Unfortunately, by choosing to engage with the question of how many deaths were averted due to the lockdown, efforts to fact-check the studies that informed the NITI Aayog’s victory lap reinforce the unfounded claim that the nationwide lockdown was a crucial step in India’s fight against the novel coronavirus.
It’s plain that the lockdown has only delayed the pandemic’s peak instead of eradicating the disease, attested to by the rising number of cases: each day we register 10,000+ new ones. So what meaning could the “number of deaths” during the lockdown possibly have? It’s also difficult to understand how such estimates can be generated when the fight against the novel coronavirus is far from over. We have no reason to believe that we’re close to seeing the end of this pandemic in India.
Rather than engaging with a meaningless question the government wants everyone to ask, there are surely more useful questions we need to be flagging:
1. How many deaths could have been averted if the government had taken the disease seriously when the first cases of COVID-19 were being detected?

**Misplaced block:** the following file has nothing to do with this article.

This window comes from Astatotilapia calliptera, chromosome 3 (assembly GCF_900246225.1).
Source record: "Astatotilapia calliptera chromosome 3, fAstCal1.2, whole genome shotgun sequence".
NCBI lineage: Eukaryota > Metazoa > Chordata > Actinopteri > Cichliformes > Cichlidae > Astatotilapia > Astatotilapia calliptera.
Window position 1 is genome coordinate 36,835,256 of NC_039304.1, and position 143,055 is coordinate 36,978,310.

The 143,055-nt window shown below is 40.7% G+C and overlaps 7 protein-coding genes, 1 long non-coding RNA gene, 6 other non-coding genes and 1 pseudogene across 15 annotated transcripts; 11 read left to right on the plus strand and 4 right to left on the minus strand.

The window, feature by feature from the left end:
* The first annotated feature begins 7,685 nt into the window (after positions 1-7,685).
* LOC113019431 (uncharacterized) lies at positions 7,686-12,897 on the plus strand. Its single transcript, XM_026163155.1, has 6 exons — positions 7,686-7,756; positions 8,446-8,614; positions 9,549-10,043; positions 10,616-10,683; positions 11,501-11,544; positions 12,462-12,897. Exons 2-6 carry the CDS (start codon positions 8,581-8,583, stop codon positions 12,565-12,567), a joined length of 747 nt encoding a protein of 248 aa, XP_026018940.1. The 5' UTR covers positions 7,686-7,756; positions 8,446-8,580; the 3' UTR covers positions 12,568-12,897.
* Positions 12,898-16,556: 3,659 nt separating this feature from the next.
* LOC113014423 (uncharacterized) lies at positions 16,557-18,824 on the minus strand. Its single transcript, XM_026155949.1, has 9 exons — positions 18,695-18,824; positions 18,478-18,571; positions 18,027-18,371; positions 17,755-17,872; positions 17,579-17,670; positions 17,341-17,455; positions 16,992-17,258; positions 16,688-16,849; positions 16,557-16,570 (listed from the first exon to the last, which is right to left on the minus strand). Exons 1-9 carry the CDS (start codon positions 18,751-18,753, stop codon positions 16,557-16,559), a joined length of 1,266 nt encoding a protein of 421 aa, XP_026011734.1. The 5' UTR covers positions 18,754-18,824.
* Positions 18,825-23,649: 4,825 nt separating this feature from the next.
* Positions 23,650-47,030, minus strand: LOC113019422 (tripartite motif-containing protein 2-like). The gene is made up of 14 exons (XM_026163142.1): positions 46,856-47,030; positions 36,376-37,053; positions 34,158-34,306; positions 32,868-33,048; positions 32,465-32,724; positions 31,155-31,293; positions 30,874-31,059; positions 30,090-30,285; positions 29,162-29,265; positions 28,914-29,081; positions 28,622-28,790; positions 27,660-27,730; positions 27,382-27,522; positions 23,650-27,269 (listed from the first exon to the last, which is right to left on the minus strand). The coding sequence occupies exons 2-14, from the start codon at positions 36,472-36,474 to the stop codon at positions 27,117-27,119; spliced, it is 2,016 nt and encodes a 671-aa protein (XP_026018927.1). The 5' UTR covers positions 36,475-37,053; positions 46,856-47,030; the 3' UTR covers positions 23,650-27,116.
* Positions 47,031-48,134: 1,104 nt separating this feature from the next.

2. How many deaths could have been averted if international travel had been suspended a few weeks earlier?
3. What is the human cost of the lockdown? Is it only measured in terms of “deaths averted”? What about the crores of people who have lost employment and hence crores of families who face daily starvation?
One can go on. But for the index aficionados, the question we want to ask is: should the success or failure of a lockdown not be measured in terms of a weighted average over many such indices? Did their “transparent” model do this? And if it didn’t, the model may be transparent but it is also exclusionary. It fails to take into account the impact the lockdown has had on a majority of the population of this country.
When scientists fail to realise it is this impact we need to be quantifying, they inadvertently end up lending credibility to what was at best a ham-handed effort at mitigating this crisis, one in which the government placed a higher priority on public relations than human life.